About Hinanger Waterfall
The Hinanger Waterfall was an eccentric karstic limestone type waterfall featuing some interesting weeping rocks as well as a small natural arch.
Those additional features were what made this one of the most scenic waterfalls of the Allgäu Region.
While its main drop was said to be on the order of 12m or so, there was a long series of cascades (maybe 25m in height or so) throughout the stair-filled hike to get up to the main drop.
Beyond the waterfall, the trail skirted along some impressive overhanging cliffs, which was quite atmospheric.
Personally, I felt the extra scenery and exertion to be well worth the time and effort in addition to just the waterfall itself.
For nomenclature’s sake, I’ve referred to this waterfall as the Hinanger Waterfall (as opposed to the Hinang Waterfall).
That’s because it seemed to be most commonly referred to by its German genitive form of Hinanger Wasserfall.
Hinanger Waterfall Trail Description – ascending to the waterfall
From the parallel parking spots by the trailhead (see directions below), we followed a fairly obvious path towards some mill before crossing a bridge over the Hinangerbach.
Beyond the bridge, the trail would then climb and zig-zag its way across the creek a few times.
Along the way, the trail allowed us a chance to check out several intermediate cascades and waterfalls along the way.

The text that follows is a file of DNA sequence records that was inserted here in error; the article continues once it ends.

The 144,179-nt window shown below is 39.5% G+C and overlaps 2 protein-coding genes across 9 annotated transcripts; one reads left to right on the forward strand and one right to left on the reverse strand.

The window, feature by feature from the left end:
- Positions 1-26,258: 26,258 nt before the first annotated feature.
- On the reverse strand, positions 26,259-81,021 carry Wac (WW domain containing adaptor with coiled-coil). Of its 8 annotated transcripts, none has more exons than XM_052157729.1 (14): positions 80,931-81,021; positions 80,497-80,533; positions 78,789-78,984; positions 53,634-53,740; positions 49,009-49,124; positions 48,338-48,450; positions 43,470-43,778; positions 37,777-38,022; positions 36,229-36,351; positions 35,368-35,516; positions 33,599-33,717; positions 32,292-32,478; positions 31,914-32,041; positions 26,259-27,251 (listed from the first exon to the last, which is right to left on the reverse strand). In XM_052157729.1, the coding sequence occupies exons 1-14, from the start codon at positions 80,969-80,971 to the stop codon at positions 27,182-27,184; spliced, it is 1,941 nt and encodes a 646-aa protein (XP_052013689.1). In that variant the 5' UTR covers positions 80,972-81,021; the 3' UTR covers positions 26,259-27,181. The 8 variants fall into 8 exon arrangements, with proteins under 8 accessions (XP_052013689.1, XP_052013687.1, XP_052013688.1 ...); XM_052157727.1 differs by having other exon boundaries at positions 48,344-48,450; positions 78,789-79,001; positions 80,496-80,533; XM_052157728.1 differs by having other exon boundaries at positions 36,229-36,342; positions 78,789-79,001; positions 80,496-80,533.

There was no obvious way to take pictures that would convey the extensiveness of these percolating cascades over the limestone slope.
It really was one of those things where you were better off experiencing it in person than trying to take awkward pictures (though I did so anyways).
Eventually towards the top of the climb, the trail then fronted the main drop of the Hinanger Waterfall.
It was difficult even to capture its modest drop in its entirety because of how close the steel bridge was to the waterfall itself.
While examining the immediate area around the base of the falls, we saw that there were percolating springs and weeping rocks around it.
We also noticed some hidden tiny alcoves and even a small natural arch!
Hinanger Waterfall Trail Description – beyond the waterfall
Beyond the Hinanger Waterfall, I continued hiking alongside the base of some impressive overhanging cliffs.
The trail continued its gradual ascent towards the end of the cliffs, where the scenery opened up.
At this point, the trail joined up with other trails that appeared to pass through pastures and lightly forested terrain.
So that was my turnaround point of this out-and-back hike.
Overall, we spent about an hour away from the car.
According to my GPS logs, we hiked around 1.2km round trip.
This did not include the added hike along the base of the cliffs beyond the waterfall, which added another 400m round trip.
The Hinanger Waterfall resides near the town of Sonthofen in the state of Bavaria (Bayern), Germany. It may be administered by the Sonthofen government. For information or inquiries about the area as well as current conditions, you may try visiting their website.